The only thing I didn’t find in any of the flea markets was an old hoe. Mme Laine always inspects our garden when she passes. One morning when she was en route to collect some cow manure for her roses (from nephew Dominique’s cowshed), she pronounced that I had the wrong kind of hoe for earthing up potatoes. Ten minutes later she was back with her hoe and demonstrating its superiority. In no time at all she had earthed up the first row for me. I wondered if she’d do it all if I was sufficiently admiring! Sadly she didn’t, but lent me her hoe for 24 hours. As it was already far too hot to stay outdoors (and it was breakfast time), I got up at 6 the next morning to exploit the perfect hoe,

John’s earliest start to the day was on 31 May. He got up noiselessly in the hope the clouds would be clear in time for the eclipse (partial here), unlike our abortive total eclipse exploits a few years ago. It was very misty in the valley here in the morning; there had been a thunderstorm the previous night and afterwards the mist rolled down into the valley. In the end he drove up to Saales but it wasn’t really far enough as the mountains were still obscuring the rising sun. When the sun finally came over the horizon there was just about a third bite out of the left side. He said afterwards he should really have driven past Schirmeck when he would really have been into the Rhine valley, but by then it was too late. The sun was still hazy and not very bright so the old eclipse glasses were too opaque to see anything; the haze did provide enough filtration for the odd glance.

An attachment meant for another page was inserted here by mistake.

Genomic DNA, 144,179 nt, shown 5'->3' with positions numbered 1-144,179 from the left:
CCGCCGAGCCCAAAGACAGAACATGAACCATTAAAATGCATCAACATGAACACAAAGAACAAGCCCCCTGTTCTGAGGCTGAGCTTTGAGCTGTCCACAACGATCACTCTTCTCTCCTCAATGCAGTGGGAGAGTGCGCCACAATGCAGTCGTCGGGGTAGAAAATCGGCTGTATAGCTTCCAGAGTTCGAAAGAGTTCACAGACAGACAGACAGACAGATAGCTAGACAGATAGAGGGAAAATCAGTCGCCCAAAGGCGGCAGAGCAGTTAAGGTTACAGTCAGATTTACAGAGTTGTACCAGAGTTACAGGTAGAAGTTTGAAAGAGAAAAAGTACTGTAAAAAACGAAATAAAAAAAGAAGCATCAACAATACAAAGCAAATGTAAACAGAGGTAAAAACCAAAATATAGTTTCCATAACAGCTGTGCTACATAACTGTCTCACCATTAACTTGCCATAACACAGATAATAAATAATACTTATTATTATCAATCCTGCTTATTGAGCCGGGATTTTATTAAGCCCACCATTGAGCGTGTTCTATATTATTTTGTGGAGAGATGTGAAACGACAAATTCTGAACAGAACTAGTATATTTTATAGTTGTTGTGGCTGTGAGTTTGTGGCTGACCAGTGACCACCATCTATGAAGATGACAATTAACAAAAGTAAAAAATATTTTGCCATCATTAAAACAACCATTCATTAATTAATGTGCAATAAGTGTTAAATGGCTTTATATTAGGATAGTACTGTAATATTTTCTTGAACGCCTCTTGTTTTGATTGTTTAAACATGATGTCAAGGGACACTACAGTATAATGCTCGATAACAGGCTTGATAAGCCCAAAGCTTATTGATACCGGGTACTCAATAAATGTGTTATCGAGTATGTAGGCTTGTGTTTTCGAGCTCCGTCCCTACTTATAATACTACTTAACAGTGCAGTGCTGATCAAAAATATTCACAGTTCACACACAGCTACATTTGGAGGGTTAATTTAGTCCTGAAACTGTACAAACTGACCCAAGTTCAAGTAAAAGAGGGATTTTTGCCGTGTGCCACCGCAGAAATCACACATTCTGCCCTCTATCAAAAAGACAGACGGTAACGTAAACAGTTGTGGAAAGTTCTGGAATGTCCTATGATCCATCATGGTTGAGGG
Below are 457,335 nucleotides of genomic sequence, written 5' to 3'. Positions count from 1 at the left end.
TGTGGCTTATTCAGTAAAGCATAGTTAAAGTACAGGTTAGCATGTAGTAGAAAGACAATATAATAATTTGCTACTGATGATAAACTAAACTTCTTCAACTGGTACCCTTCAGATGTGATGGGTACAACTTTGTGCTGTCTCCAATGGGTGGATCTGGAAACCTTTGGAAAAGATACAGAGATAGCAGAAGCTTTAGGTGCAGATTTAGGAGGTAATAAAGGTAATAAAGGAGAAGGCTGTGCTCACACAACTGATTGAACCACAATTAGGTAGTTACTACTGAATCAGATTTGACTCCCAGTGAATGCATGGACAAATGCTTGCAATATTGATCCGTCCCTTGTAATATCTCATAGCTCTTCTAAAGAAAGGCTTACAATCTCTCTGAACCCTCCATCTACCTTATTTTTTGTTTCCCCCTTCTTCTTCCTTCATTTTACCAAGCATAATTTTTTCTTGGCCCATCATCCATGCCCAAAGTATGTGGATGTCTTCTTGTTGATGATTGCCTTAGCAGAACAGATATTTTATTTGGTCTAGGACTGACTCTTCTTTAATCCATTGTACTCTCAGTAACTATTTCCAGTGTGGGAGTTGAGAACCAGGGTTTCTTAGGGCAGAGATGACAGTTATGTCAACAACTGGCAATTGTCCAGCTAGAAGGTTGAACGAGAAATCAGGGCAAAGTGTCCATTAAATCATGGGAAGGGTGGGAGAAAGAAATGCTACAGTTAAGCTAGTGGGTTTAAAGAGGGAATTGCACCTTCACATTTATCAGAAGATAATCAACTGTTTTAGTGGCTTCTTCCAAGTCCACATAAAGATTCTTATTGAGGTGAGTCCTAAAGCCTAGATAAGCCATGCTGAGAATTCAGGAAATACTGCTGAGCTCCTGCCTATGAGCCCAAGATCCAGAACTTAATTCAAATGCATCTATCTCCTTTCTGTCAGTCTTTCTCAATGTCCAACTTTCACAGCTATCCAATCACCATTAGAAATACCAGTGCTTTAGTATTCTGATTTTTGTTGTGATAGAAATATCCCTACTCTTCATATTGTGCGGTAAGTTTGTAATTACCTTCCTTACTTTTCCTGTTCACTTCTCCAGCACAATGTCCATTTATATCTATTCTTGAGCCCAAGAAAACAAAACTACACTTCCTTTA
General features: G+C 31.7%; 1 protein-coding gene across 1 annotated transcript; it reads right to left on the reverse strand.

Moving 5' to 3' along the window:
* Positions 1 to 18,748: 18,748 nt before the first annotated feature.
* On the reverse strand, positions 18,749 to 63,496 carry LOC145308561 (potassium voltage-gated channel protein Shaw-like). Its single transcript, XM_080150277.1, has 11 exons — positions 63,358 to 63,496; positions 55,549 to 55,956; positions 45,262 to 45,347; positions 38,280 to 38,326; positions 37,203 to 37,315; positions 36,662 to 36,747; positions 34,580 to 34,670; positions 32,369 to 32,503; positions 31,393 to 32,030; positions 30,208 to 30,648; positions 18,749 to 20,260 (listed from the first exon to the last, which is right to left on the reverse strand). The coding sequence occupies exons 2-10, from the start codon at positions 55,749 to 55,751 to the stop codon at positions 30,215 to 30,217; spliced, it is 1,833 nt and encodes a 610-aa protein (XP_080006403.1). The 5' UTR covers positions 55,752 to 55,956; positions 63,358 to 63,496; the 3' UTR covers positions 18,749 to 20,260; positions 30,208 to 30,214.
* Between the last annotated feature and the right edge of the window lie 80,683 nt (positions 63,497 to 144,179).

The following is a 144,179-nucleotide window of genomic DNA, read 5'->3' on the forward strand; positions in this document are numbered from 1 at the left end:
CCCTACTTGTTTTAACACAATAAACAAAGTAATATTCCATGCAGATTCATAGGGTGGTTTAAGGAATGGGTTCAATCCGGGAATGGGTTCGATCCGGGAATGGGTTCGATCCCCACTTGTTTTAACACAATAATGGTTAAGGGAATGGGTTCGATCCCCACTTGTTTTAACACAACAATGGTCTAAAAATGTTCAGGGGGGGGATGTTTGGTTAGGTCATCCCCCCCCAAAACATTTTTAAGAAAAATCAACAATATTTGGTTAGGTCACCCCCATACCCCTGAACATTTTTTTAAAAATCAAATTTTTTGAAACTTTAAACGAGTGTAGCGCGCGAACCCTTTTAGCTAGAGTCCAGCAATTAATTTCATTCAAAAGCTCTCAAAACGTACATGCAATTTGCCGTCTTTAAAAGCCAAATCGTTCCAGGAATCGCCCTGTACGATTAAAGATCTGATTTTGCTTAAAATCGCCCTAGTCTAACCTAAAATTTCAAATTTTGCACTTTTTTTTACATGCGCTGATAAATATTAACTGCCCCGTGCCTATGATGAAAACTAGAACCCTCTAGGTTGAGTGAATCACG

The post-Pentecost entertainment in the tremendous heat (38 degrees for much of the day) has been watching from our balcony or French windows as Farmer Duhaut’s work partner, Olivier, has cut the hay in the fields to the west and south. They have some reciprocal arrangement with the Laines, whereby they get the hay off one of our fields. So in the post-mid-day heat M. Laine turned up on his ancient baler. I’ve never seen him in a straw hat before, but the heat was intense – he looked most picturesque. Mme Laine looked even more so when she arrived in an old blue dress and straw hat like a lamp shade, wielding a large wooden rake. Their baler makes much smaller, rectangular bales than Dominique and Olivier’s huge round bales. Unfortunately the baler wasn’t working properly and it was Mme Laine who was energetically removing the un-baled hay from the baler and raking it into fresh heaps, which the old baler once more declined to bale. Not surprisingly, she got very angry when she saw me taking a photograph – “c’est pas amusant”, she shouted.

As soon as the fields were clear, the first hot air balloon of the year was seen passing high over head. Presumably they’re banned from landing whilst the grass is lush and long. Today, an exhibition opens in the neighbouring village of Saulcy-sur-Meurthe, in honour of France’s famous world war one ace, René Fonck. The road through Saulcy was blocked mid-morning as John went to the bricolage and there was a ceremony at the local war memorial. Later in the morning we could see two old planes flying over Saulcy.

As the heat has continued, the mayor has come round delivering a hand-written, photocopied edict about the shortage of water. The village reservoirs are running short and those in the neighbouring village of Mandray have become too low to continue to supply Entre-deux-Eaux needs. So all watering of gardens, washing of cars and, of course, filling of swimming pools is forbidden – on pain of cutting off supplies. So it was out with the buckets in the shower and kitchen (and even outside when a short sharp storm broke this morning and the gutters were overflowing for 10 minutes).

Sweltering greetings from Entre-deux-Eaux!